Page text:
So… what is balance anyway?
- When all of the weight around a central point is held up by that point, it is balanced.
- Sometimes it is even on both sides of the fulcrum (balance point) – this is called symmetrical balance.
- When the balance point is not in the center of an object because weight is not even along the length, it is called asymmetrical balance.
- When everything is even all the way around one spot it is called balanced.
- When a round object is balanced, it is called radial balance.
Static balance: things that aren’t moving. Like balancing rocks.
What if things are moving? That’s called Dynamic Balance!
If you’ve ever participated in a sport, you know… you need DYNAMIC BALANCE!
What is your favorite sport? Can you guess how balance is needed for success?
Static Balance Experiment
- popsicle stick, ruler, pencil, anything that is long
- Two forks of equal size and weight
- Try to balance the long object on your finger. Is it difficult?
- Notice that you have to make sure that there is equal weight on either side of your finger (fulcrum) for it to be balanced.
- Now, try to balance the toothpick from just the tip, can you do it?
- No, because the weight is all on one side of the fulcrum. Hmmm, let’s add some weight to it, maybe that will help.
- Push the tines of the forks together allowing the handles of the forks to stick out at an angle, making a sort of V shape with the tines at the base of the V.
- Now push the toothpick into the tines so that it sticks out into the Center of the V shape.
- Put your finger out and try to balance the forks and the toothpick by just putting the end of the toothpick (the furthest away from the tines) on your finger.
- You may have to play with the positioning a little of the forks and the toothpick to get it balanced just right.
Things are in balance when the center of gravity or center of mass (not exactly the same thing, but they are the same point when close to the Earth) is in line with the base point.
The center of gravity or mass of an object that is NOT over the base point will topple over to the side with the greater weight.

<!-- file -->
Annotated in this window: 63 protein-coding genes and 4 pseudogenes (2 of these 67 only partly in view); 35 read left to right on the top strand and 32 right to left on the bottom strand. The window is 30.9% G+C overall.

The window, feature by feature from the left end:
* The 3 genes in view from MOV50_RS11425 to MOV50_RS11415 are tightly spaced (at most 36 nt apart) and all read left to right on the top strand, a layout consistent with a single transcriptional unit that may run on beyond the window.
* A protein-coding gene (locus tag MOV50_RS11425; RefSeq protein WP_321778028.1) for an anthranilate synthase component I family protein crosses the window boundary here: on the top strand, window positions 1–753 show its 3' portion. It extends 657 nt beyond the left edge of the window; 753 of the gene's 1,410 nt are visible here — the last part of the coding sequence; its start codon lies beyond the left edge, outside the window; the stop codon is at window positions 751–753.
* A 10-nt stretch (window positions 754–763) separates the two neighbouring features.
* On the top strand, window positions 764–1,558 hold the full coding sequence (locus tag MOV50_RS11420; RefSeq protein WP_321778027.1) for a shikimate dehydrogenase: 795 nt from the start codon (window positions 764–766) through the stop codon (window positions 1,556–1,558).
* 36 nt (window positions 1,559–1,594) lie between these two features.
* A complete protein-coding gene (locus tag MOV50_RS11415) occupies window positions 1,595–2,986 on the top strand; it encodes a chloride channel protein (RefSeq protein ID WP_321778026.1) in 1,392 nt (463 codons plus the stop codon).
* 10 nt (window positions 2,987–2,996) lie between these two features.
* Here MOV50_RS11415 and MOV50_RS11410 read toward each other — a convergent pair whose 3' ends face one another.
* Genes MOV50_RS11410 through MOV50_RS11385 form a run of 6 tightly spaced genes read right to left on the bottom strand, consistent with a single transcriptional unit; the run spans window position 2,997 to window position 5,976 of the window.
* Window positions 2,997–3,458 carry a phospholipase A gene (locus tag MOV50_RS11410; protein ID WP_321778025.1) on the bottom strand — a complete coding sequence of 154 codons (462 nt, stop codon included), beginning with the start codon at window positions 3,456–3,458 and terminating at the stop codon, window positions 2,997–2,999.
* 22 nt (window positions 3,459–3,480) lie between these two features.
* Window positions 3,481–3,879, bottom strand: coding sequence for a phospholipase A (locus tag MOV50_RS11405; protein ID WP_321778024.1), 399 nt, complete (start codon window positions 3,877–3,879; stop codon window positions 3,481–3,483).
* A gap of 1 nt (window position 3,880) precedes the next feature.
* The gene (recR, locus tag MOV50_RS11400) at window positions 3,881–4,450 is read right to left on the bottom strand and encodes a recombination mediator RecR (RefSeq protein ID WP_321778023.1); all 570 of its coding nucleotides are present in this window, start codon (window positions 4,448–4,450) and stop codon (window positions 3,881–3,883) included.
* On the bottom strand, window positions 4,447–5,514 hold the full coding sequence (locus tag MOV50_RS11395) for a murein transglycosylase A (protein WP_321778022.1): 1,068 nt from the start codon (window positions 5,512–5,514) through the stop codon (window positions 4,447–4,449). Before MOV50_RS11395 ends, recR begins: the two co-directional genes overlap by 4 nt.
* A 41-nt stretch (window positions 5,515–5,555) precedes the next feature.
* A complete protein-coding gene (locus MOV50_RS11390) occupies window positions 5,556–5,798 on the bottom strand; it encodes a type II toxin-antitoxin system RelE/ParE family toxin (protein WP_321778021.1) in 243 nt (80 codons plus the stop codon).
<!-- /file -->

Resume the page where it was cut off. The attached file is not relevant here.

Sometimes things don’t look balanced, but they are!
In the experiment above, the forks handles are long so they pass the point of your finger and allow the weight of everything to be balanced around your finger and the tip of the toothpick.
Dynamic Balance Experiment
- Stand on one foot. This shifts your center of gravity, and your body must work to stay balanced.
- After you balance on one foot, tilt your head and look up. This changes the position of the sensors in your inner ear. When you move your head side to side, back and forth and up and down, the sensors in your ear alert your brain that it needs to adjust your body to balance. so your body reacts and adjusts to its new position to maintain balance.
- Raise your hands over your head. Touch one hand to your nose, then extend your hand out to your side and touch your nose with your other hand.
- Close your eyes. Everyone has trouble with this one, because we use our sight to remain steady and balanced. When you suddenly take away your sight, your body loses awareness and senses trouble, causing a natural reaction to fall or reach out for a stable surface.
Your brain is constantly working, making sure that you stand upright and don’t fall down.
It uses all of your senses to do that. When you change your position as you walk, jump, run or balance, your muscles are reacting to stop you from falling!
When you tilt your head and turn it towards the ceiling, it makes your brain think you are falling, so your body will react to make sure you don’t.
Sometimes, that response takes time to communicate to your brain so you may feel dizzy or lose your balance.
When you close your eyes, your body loses one sense in helping make sure you are balanced. Without your sight, you may not be able to keep your balance, or it might take a bit of time to readjust!
WMFK Olympic Rings Challenge
Print the three color pages or print the black & white pages and color 5 rings so you have the 5 Olympic rings: blue, black, red, yellow, and green.
Cardstock is more durable, but any paper will work.
Cut out all 5 rings
Place the 5 rings in a circle spaced out around your feet.
Make sure one of the rings is behind you!
Stand on one foot.
Bend down and pick up one ring – then stand back up.
Repeat bending and picking up rings until you have all of the Olympic rings!
Challenge your friends!
Tag #WMFK and we’ll share your video or photos in our stories!